The House Transportation and Infrastructure Committee approved a bill on June 22, 2011 which would gut the Clean Water Act. The bill, H.R. 2018, the Clean Water Cooperative Federalism Act of 2011 would “amend the Federal Water Pollution Control Act to preserve the authority of each State to make determinations relating to the State’s water quality standards, and for other purposes.”
The National Resources Defense Council (NRDC) lists what the bill would do:
The EPA’s Technical Assessment of the bill says it “would overturn almost 40 years of federal legislation by preventing EPA from protecting public health and water quality”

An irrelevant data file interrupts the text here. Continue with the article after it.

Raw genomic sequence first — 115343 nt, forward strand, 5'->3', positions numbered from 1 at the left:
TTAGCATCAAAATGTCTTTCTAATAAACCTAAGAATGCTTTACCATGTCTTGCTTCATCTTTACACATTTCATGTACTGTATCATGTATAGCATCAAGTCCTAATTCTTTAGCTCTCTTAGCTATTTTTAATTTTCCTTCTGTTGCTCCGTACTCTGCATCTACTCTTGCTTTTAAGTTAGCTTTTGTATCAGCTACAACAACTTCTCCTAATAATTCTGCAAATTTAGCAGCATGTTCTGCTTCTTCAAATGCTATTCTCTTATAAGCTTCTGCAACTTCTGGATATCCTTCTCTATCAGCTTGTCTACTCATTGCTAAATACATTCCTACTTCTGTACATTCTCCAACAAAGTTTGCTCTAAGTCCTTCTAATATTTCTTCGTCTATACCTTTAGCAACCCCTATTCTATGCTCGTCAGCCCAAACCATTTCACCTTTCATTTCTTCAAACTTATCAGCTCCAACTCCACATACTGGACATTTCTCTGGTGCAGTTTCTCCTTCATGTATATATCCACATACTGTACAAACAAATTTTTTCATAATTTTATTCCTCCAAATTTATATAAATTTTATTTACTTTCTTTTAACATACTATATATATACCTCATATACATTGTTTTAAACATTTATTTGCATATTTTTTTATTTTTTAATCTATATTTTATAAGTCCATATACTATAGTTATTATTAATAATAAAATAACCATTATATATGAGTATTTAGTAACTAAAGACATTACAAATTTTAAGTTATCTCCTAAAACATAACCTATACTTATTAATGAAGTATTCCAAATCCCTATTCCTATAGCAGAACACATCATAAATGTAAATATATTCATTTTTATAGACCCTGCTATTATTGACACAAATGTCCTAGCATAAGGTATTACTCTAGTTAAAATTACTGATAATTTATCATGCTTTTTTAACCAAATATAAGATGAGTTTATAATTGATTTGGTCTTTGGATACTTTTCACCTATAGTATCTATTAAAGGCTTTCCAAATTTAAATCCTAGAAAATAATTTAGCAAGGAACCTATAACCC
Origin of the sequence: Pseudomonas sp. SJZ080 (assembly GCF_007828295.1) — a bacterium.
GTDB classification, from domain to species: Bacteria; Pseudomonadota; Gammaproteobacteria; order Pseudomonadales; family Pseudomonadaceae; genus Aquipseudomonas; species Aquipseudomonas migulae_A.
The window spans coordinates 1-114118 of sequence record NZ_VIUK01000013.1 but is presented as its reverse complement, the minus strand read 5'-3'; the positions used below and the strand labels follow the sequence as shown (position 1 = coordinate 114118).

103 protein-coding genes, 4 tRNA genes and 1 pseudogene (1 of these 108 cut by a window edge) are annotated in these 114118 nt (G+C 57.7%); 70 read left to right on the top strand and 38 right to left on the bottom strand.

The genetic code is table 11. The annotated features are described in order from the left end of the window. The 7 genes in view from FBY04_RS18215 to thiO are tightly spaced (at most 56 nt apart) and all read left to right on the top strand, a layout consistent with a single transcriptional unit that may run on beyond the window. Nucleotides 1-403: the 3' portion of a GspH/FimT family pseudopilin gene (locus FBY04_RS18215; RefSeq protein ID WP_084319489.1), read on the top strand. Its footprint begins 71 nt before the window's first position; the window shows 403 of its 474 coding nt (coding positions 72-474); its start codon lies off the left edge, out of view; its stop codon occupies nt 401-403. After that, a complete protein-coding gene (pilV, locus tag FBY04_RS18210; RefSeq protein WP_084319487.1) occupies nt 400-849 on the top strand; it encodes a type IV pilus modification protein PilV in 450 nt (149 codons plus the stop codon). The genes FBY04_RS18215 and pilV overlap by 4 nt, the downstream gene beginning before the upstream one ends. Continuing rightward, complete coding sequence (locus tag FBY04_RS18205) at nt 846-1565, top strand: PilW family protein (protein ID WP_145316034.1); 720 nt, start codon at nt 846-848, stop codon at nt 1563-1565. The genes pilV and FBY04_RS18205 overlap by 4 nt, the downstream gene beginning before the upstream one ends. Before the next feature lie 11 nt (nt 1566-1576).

“This bill is a recipe for increased pollution, dirtier waters and more mountaintop removal mining,” said Jon Devine, senior attorney in the water program at the Natural Resources Defense Council. “Its supporters seem intent on taking us back to the ‘good old days’ when rivers like the Cuyahoga caught fire and Lake Erie was declared dead. We will continue to fight it vigorously if it comes to the House floor.”
John H. Adams of NRDC states in a blog post that “the bill would allow states eager to attract or appease big polluters to effectively veto improvements in the water quality standards we’ve worked for decades to put into place.” Adams also states that the bill would give governors “a green light to local polluters and influential donors that want to dump dangerous levels of coal waste, industrial chemicals, municipal sewage and agricultural runoff into waters we share as a nation.”
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